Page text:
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Hi-Fi cocktail bars aren't just for Tokyo anymore, as a new breed of bar aims to please your ears as much as your taste buds.
Walk into Bar Shiru, a cocktail lounge that opened three months ago in uptown Oakland, California, and the first thing you notice is the back wall, where about 1,000 vinyl records are lined on shelves 15 feet high.
Most of them are jazz: Giants such as Miles Davis face outward alongside current stars like Kamasi Washington. A few albums from hip-hop and R&B artists, ranging from A Tribe Called Quest to Prince to Aretha Franklin, round out the mix.
After ordering one of the bar’s signature highballs and finding a seat in the middle of the room, your attention will likely turn to the pair of Line Magnetic 812 speakers at the foot of this display. Their brass hardware, coarse-weave fabric screens, and top-mounted horns come off as relics from the 1950s.
Nearby, the vacuum tubes of two LM-805IA amplifiers glow on either side of the DJ booth. But they’re not here as a piece of expensive design nostalgia: This old-school, high-tech equipment renders beats and blue notes in the bilevel room with a you-are-there clarity.
Music – specifically, music played on a superior sound system – is becoming the latest competitive advantage for high-end bars and cafes.
Spiritland, which opened a 180-person “listening room”-style restaurant in London’s Royal Festival Hall in December 2018, worked with custom speaker maker Living Voice to create its setup.
At Sheep’s Clothing, a new all-day audiophile bar in Los Angeles’s downtown arts district, a US$12,000 pair of Klipschorns broadcasts a vinyl collection put together for the joint by Zach Cowie, the music supervisor who gave Aziz Ansari’s Master of None its tuneful landscape.
These places and others like them are providing a dedicated space for music lovers. Some of them are cafes by day that become bars at night, often serving food. DJs are present but aren’t the focus; there’s no dance floor, no nightclub vibe.
Listeners at these spots will be introduced to new tunes instead of the same notes they always hear – if they’re used to hearing anything at all.
As anyone who’s shouted her way through dinner knows, restaurants are in a noise arms race. You howl to be heard, and the music’s volume is raised to cover the din.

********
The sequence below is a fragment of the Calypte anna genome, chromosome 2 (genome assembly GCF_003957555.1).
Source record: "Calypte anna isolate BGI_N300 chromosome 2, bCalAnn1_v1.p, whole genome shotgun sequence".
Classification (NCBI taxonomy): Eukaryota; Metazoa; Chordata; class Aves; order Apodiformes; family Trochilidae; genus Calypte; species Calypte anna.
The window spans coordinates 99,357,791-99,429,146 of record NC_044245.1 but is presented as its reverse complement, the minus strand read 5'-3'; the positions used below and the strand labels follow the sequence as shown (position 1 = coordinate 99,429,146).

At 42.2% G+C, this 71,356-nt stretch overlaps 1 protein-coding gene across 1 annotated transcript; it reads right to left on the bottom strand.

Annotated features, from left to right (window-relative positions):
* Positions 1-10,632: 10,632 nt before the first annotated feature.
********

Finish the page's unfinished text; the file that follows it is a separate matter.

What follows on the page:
Sound waves ricochet off hard surfaces, distorting and losing detail with every bounce before they reach your ears, eventually forming a sonic sludge with your companions’ voices. It’s the auditory equivalent of corked wine.
Public Records, which opened this month in Brooklyn’s Gowanus neighborhood, is the latest to combat this modern-day malady with high fidelity.
It has a cafe, a cavernous bar, and an intimate “sound room.” While many of these venues list equipment manifests on their websites – catnip to a certain set – Francis Harris, DJ, composer, and partner, wants to keep the attention on the programming, not the acoustics. “Talking about expensive gear feels exclusionary,” he says.
Nonetheless, Harris and his partners, Shane Davis and Erik VanderWal, take their sound seriously. They worked with Devon Turnbull of Ojas, a design studio that’s collaborated with LVMH and Supreme, as well as Jason Ojeda’s Global Audio Systems, an immersive lighting, sound, and visuals company that’s produced events for Sony, Timberland, and Visa.
Together they created a custom system with speakers that feature vintage horns from historic American electronics brand Altec Lansing.
Their sound room was also built with input from Arup, a company that’s brought acoustical engineering expertise to opera houses in Copenhagen, London, and Oslo.
It was tested with a wide range of tracks, from the Eagles to Michael Jackson to Diana Krall. The real moment of truth, Ojeda says, came when they played one of Harris’s own songs, which gave him a jaw-dropping moment of sonic revelation.
Shirin Raza and Daniel Gahr, the wife-and-husband duo behind Oakland’s Bar Shiru, had their eureka moment about four years ago on a vacation in Japan.